VA Disability for Head and Neck Cancers
On August 10, 2022, the Honoring Our Promise to Address Comprehensive Toxics (PACT) Act of 2021 added 23 conditions to the Department of Veterans Affairs’ presumptive list for military toxic exposure. Among these conditions are head cancers and neck cancers.
What Are Head and Neck Cancers?
Head and neck cancers are cancers that affect several areas of the head and throat, not including brain or eye cancers. According to the Centers for Disease Control and Prevention (CDC), head and neck cancers account for about four percent of all cancers in the United States. More specifically, around 68,000 people in the United States were diagnosed with head or neck cancer in 2021.
Generally, head and neck cancer can form in the:
- Oral cavity: Symptoms include a white or red patch on the gums, tongue, or lining of the mouth. Additionally, the jaw may swell, or a growth may form, leading to unusual pain or bleeding in the mouth.
- Throat (pharynx): Symptoms include pain when swallowing; persistent pain in the neck or throat; and pain or ringing in the ears.
- Voice box (larynx): Symptoms include difficulty breathing or speaking; earaches; and pain when swallowing.
- Paranasal sinuses and nasal cavity: Symptoms include blocked sinuses that do not clear; chronic sinus infections that do not respond to antibiotics; nose bleeds; headaches; swelling in the eyes; and pain in the upper teeth.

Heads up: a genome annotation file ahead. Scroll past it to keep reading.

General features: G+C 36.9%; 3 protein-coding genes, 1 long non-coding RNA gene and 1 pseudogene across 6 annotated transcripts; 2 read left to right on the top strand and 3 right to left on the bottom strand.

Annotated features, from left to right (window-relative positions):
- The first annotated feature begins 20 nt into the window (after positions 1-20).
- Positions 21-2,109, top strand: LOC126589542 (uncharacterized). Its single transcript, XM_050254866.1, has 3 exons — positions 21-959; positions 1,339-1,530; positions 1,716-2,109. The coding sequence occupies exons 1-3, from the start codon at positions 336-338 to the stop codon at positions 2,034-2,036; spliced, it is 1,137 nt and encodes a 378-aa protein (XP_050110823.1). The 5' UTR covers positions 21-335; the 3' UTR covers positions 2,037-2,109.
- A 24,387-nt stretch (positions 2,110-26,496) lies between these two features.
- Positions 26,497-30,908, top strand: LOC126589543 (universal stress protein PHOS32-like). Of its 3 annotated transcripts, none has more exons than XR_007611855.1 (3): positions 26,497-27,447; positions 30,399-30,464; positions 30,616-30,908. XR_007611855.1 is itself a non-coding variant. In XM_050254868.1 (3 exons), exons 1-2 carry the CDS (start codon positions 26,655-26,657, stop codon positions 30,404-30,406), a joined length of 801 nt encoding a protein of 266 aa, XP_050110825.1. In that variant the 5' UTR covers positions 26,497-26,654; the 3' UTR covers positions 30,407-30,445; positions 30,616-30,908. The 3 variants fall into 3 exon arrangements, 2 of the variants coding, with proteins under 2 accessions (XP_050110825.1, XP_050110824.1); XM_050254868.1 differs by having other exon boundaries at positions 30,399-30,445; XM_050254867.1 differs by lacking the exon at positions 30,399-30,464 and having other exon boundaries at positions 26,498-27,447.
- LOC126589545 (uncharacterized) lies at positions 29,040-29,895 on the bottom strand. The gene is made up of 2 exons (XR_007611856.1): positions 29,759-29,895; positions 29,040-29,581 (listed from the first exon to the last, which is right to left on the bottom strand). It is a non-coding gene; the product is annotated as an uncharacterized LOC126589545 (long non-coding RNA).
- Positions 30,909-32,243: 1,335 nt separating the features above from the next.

- Salivary glands: Symptoms include swelling around the jaw or under the chin; numbness or paralysis of facial muscles; and persistent pain in the chin, neck, or face.
The most common forms of head and neck cancers begin in the squamous cells lining a person’s head and neck mucosal surfaces (e.g., inside the mouth and throat). These are known as squamous cell carcinomas of the head and neck. Cancers that form in the sinuses, salivary glands, or muscles and nerves in the head and neck are much less common that squamous cell carcinomas.
Types of Head and Neck Cancers
Head and neck cancers include (but are not limited to):
- Hypopharyngeal cancer
- Laryngeal cancer
- Lip and oral cavity cancer
- Nasopharyngeal cancer
- Oropharyngeal cancer
- Paranasal sinus and nasal cavity cancer
- Salivary gland cancer
- Squamous cell neck cancer
- Soft tissue sarcoma
- Thyroid cancer
Head and Neck Cancers Treatments and Side Effects